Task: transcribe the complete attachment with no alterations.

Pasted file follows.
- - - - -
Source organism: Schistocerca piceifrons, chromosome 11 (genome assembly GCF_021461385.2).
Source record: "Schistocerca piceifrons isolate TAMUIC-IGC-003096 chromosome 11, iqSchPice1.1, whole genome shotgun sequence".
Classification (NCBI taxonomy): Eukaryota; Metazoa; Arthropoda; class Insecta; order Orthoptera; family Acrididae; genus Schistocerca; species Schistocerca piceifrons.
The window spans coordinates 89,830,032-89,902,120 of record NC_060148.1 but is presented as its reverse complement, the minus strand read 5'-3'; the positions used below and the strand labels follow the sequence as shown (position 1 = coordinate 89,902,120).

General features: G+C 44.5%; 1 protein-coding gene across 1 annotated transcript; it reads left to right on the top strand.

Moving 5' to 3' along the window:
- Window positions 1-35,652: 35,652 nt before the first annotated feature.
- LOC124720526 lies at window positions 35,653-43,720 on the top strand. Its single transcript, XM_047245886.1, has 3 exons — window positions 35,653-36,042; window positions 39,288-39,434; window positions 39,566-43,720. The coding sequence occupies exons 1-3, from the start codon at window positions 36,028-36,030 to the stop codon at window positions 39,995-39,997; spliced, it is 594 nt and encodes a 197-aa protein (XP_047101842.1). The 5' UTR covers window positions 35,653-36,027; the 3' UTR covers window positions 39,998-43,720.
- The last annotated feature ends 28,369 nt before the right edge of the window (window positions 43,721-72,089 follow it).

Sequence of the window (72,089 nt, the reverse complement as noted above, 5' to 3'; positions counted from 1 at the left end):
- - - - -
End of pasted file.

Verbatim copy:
Source organism: Schistocerca piceifrons, chromosome 11 (genome assembly GCF_021461385.2).
Source record: "Schistocerca piceifrons isolate TAMUIC-IGC-003096 chromosome 11, iqSchPice1.1, whole genome shotgun sequence".
Classification (NCBI taxonomy): Eukaryota; Metazoa; Arthropoda; class Insecta; order Orthoptera; family Acrididae; genus Schistocerca; species Schistocerca piceifrons.
The window spans coordinates 89,830,032-89,902,120 of record NC_060148.1 but is presented as its reverse complement, the minus strand read 5'-3'; the positions used below and the strand labels follow the sequence as shown (position 1 = coordinate 89,902,120).

General features: G+C 44.5%; 1 protein-coding gene across 1 annotated transcript; it reads left to right on the top strand.

Moving 5' to 3' along the window:
- Window positions 1-35,652: 35,652 nt before the first annotated feature.
- LOC124720526 lies at window positions 35,653-43,720 on the top strand. Its single transcript, XM_047245886.1, has 3 exons — window positions 35,653-36,042; window positions 39,288-39,434; window positions 39,566-43,720. The coding sequence occupies exons 1-3, from the start codon at window positions 36,028-36,030 to the stop codon at window positions 39,995-39,997; spliced, it is 594 nt and encodes a 197-aa protein (XP_047101842.1). The 5' UTR covers window positions 35,653-36,027; the 3' UTR covers window positions 39,998-43,720.
- The last annotated feature ends 28,369 nt before the right edge of the window (window positions 43,721-72,089 follow it).

Sequence of the window (72,089 nt, the reverse complement as noted above, 5' to 3'; positions counted from 1 at the left end):